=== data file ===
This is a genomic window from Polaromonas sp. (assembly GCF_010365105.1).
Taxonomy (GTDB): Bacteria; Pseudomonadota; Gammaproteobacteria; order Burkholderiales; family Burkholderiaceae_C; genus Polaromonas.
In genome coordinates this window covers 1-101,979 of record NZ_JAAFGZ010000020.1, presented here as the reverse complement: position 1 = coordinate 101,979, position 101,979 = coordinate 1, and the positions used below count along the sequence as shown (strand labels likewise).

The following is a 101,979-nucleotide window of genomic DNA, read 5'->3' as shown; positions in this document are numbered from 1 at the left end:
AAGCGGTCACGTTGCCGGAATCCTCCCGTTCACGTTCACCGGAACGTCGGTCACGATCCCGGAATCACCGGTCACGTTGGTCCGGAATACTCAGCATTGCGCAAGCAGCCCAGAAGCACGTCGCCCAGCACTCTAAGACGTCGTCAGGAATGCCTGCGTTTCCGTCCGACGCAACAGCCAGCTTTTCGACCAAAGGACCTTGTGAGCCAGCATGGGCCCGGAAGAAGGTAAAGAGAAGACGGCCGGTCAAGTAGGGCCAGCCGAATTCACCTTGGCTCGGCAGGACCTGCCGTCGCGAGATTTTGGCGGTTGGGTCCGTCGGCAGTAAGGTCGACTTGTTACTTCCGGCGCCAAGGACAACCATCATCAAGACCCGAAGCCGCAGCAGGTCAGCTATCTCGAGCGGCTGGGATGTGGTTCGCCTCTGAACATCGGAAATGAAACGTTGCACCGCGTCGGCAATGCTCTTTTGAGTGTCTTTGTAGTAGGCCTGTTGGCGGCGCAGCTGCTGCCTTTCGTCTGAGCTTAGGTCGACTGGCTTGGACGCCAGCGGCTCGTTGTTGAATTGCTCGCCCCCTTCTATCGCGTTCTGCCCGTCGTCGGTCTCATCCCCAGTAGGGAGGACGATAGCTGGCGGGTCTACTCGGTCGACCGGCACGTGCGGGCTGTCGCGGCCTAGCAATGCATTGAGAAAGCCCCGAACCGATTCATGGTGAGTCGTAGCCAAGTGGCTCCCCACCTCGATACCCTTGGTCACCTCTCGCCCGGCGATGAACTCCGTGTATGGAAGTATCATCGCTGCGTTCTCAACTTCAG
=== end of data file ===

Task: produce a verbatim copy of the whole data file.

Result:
This is a genomic window from Polaromonas sp. (assembly GCF_010365105.1).
Taxonomy (GTDB): Bacteria; Pseudomonadota; Gammaproteobacteria; order Burkholderiales; family Burkholderiaceae_C; genus Polaromonas.
In genome coordinates this window covers 1-101,979 of record NZ_JAAFGZ010000020.1, presented here as the reverse complement: position 1 = coordinate 101,979, position 101,979 = coordinate 1, and the positions used below count along the sequence as shown (strand labels likewise).

The following is a 101,979-nucleotide window of genomic DNA, read 5'->3' as shown; positions in this document are numbered from 1 at the left end:
AAGCGGTCACGTTGCCGGAATCCTCCCGTTCACGTTCACCGGAACGTCGGTCACGATCCCGGAATCACCGGTCACGTTGGTCCGGAATACTCAGCATTGCGCAAGCAGCCCAGAAGCACGTCGCCCAGCACTCTAAGACGTCGTCAGGAATGCCTGCGTTTCCGTCCGACGCAACAGCCAGCTTTTCGACCAAAGGACCTTGTGAGCCAGCATGGGCCCGGAAGAAGGTAAAGAGAAGACGGCCGGTCAAGTAGGGCCAGCCGAATTCACCTTGGCTCGGCAGGACCTGCCGTCGCGAGATTTTGGCGGTTGGGTCCGTCGGCAGTAAGGTCGACTTGTTACTTCCGGCGCCAAGGACAACCATCATCAAGACCCGAAGCCGCAGCAGGTCAGCTATCTCGAGCGGCTGGGATGTGGTTCGCCTCTGAACATCGGAAATGAAACGTTGCACCGCGTCGGCAATGCTCTTTTGAGTGTCTTTGTAGTAGGCCTGTTGGCGGCGCAGCTGCTGCCTTTCGTCTGAGCTTAGGTCGACTGGCTTGGACGCCAGCGGCTCGTTGTTGAATTGCTCGCCCCCTTCTATCGCGTTCTGCCCGTCGTCGGTCTCATCCCCAGTAGGGAGGACGATAGCTGGCGGGTCTACTCGGTCGACCGGCACGTGCGGGCTGTCGCGGCCTAGCAATGCATTGAGAAAGCCCCGAACCGATTCATGGTGAGTCGTAGCCAAGTGGCTCCCCACCTCGATACCCTTGGTCACCTCTCGCCCGGCGATGAACTCCGTGTATGGAAGTATCATCGCTGCGTTCTCAACTTCAG